Future of private engg colleges in jeopardy | india | Hindustan Times
Today in New Delhi, India
May 23, 2017-Tuesday
-°C
New Delhi
  • Humidity
    -
  • Wind
    -

Future of private engg colleges in jeopardy

Though students have a reason to cheer with the state government waiving off the JEE condition for admission into BTech courses, colleges are far from having a sigh of relief.

india Updated: Aug 04, 2013 12:25 IST
Shalender Kalra

Though students have a reason to cheer with the state government waiving off the JEE condition for admission into BTech courses, colleges are far from having a sigh of relief.


The technical department has allowed admission to only those students, who have secured minimum 65% aggregate marks in three subjects (physics, maths and one of the subjects from chemistry, biotech, computer science and biology) in the qualifying exam.

According to sources, only 350 BTech seats have been filled out of 7,000 seats in 17 private colleges in the state.

The association of private engineering colleges has called a meeting in Chandigarh on Sunday for discussing the issue. The private engineering colleges have raised the question that when the All-India Council of Technical Education (AICTE) allows students in engineering with 45% marks than how the norms could be different in the state. "We welcome the decision of the government for withdrawing the condition of JEE, but it has not given any relief to colleges as another condition of 65% marks has been imposed," said chairman of the HP Technical Institution Association RK Abhilashi.

He added that the neighbouring states had not imposed any such condition so a large section of students from the state had migrated to other states. He said if the condition was not waived off, they would have to shut down the colleges.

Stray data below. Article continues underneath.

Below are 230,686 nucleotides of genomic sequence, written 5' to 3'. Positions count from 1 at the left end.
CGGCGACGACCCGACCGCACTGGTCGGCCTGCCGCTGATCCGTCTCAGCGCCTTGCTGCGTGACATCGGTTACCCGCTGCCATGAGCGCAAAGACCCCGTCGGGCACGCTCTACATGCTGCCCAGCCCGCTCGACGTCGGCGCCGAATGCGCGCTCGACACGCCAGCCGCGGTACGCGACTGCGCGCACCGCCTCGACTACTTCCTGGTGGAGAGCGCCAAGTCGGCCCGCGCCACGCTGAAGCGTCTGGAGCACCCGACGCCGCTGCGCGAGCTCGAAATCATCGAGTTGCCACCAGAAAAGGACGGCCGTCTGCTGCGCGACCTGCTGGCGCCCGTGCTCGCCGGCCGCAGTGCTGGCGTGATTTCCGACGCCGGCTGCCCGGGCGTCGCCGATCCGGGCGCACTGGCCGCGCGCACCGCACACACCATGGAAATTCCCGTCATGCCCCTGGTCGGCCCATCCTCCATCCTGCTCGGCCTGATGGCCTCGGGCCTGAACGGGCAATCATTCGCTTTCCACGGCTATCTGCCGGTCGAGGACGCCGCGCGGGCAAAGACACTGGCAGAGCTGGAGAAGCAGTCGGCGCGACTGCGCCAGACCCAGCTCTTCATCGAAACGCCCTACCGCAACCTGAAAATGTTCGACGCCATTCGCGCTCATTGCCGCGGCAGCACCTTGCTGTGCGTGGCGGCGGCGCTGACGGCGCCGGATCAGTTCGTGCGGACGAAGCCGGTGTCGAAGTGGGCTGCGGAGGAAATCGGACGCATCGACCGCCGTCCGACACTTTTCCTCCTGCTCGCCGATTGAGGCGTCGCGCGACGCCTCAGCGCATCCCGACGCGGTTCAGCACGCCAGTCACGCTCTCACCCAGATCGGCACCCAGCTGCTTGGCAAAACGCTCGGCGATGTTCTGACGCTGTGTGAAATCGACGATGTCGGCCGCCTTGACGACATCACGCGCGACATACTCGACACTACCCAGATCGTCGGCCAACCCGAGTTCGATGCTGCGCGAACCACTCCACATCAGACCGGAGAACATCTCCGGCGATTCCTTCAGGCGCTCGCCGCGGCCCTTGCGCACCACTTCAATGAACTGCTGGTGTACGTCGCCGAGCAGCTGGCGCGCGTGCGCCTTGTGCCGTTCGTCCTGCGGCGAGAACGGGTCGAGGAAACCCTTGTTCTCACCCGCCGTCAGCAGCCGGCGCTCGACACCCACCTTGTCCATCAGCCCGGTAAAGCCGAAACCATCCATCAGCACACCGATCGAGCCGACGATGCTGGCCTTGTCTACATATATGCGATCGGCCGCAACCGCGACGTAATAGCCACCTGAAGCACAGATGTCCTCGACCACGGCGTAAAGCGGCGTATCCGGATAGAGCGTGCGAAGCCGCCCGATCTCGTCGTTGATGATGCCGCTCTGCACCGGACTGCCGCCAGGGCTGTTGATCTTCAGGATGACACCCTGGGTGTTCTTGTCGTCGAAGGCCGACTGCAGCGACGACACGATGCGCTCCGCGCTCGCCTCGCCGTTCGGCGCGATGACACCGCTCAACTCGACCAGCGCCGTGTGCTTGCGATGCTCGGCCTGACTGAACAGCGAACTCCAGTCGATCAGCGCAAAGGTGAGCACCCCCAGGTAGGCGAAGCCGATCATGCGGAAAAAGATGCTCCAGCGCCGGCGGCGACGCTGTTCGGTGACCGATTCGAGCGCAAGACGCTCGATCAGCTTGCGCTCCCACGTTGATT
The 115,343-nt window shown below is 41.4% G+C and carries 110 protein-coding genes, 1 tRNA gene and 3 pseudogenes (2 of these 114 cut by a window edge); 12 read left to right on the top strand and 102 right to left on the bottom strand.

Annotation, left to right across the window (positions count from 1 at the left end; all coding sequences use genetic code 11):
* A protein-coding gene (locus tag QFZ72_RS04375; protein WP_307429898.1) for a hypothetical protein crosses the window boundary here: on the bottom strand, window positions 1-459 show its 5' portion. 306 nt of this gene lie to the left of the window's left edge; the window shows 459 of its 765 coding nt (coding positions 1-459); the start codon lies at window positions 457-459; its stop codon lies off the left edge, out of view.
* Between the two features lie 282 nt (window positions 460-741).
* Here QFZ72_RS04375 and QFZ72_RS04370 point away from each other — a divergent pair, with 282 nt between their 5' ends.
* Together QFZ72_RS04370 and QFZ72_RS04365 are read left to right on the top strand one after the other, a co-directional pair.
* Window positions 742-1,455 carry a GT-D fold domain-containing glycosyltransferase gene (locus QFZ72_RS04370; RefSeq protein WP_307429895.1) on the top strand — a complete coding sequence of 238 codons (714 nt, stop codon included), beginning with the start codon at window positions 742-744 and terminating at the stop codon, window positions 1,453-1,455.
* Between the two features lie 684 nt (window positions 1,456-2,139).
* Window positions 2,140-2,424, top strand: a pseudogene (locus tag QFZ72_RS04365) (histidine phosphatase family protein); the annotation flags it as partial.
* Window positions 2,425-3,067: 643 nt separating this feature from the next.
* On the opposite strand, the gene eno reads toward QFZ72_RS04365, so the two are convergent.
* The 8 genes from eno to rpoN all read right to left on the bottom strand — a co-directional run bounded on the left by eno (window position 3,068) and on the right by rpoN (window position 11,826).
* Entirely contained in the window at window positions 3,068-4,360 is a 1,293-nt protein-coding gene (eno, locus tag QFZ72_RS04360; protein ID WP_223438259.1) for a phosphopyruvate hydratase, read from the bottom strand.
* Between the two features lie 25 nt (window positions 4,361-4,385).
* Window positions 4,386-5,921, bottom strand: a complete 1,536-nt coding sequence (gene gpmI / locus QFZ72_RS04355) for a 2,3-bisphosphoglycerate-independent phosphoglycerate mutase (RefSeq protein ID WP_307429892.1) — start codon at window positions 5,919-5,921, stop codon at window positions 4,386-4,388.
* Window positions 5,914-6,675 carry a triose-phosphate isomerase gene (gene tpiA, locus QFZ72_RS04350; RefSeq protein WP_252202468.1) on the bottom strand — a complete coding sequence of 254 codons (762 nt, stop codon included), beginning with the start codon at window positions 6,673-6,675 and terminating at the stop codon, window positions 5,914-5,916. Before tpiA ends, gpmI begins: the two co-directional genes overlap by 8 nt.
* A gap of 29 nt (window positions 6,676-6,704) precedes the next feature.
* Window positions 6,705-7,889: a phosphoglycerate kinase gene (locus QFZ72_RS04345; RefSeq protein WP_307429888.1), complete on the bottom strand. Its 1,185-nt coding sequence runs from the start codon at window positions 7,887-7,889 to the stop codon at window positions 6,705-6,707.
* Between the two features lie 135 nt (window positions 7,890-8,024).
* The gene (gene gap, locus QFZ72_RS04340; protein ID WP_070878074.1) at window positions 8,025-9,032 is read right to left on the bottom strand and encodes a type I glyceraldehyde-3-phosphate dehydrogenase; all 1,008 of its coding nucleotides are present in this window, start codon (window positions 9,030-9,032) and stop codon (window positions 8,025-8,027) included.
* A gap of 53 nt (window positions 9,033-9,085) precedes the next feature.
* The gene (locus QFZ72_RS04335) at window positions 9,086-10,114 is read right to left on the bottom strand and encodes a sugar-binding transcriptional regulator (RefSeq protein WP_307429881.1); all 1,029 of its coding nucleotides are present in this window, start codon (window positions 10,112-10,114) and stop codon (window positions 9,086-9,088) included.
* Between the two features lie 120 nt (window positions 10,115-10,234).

Sources said the private engineering colleges have been allowed admission till August 15.

Sources said the private engineering colleges had also given an undertaking that a separate test for admission in BTech courses would be conducted for colleges in the state and they would recruit 10 lecturers from Himachal.

Sources added that the private engineering colleges might take a decision to admit students as per AICTE and if needed they would move the court.

According to a rough estimate, in 2012, around 40% seats were filled in engineering colleges, but this year the figure may reduce to 25% putting a question mark on the existence of engineering colleges, despite relaxation in the JEE norms.

Sources said the intake in 30 polytechnic colleges was also very low and only 250 seats have been filled against the available 7,500 seats.

Minister for technical and vocational education GS Bali was not available for comment. Registrar of HP Technical University Manoj Kumar said the colleges were apprised of the decision of the government. Secretary, technical education, RD Dhiman was also not available for comment.